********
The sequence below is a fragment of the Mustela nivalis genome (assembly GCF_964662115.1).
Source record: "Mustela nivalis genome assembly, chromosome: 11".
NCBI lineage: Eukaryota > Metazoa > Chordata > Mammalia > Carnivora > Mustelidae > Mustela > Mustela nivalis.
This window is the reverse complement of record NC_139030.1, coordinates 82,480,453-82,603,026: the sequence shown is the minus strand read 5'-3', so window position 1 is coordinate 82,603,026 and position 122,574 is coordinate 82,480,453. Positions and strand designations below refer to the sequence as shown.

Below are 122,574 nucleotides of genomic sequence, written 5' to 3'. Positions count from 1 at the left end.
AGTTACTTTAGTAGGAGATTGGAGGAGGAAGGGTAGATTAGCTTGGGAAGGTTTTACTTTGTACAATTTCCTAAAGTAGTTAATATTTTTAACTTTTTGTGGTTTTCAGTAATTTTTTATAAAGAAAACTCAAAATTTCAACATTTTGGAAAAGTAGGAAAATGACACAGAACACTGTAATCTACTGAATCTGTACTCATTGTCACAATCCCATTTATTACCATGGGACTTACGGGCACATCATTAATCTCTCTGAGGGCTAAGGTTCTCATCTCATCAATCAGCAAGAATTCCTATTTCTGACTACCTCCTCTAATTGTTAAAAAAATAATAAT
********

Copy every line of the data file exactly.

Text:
The sequence below is a fragment of the Mustela nivalis genome (assembly GCF_964662115.1).
Source record: "Mustela nivalis genome assembly, chromosome: 11".
NCBI lineage: Eukaryota > Metazoa > Chordata > Mammalia > Carnivora > Mustelidae > Mustela > Mustela nivalis.
This window is the reverse complement of record NC_139030.1, coordinates 82,480,453-82,603,026: the sequence shown is the minus strand read 5'-3', so window position 1 is coordinate 82,603,026 and position 122,574 is coordinate 82,480,453. Positions and strand designations below refer to the sequence as shown.

Below are 122,574 nucleotides of genomic sequence, written 5' to 3'. Positions count from 1 at the left end.
AGTTACTTTAGTAGGAGATTGGAGGAGGAAGGGTAGATTAGCTTGGGAAGGTTTTACTTTGTACAATTTCCTAAAGTAGTTAATATTTTTAACTTTTTGTGGTTTTCAGTAATTTTTTATAAAGAAAACTCAAAATTTCAACATTTTGGAAAAGTAGGAAAATGACACAGAACACTGTAATCTACTGAATCTGTACTCATTGTCACAATCCCATTTATTACCATGGGACTTACGGGCACATCATTAATCTCTCTGAGGGCTAAGGTTCTCATCTCATCAATCAGCAAGAATTCCTATTTCTGACTACCTCCTCTAATTGTTAAAAAAATAATAAT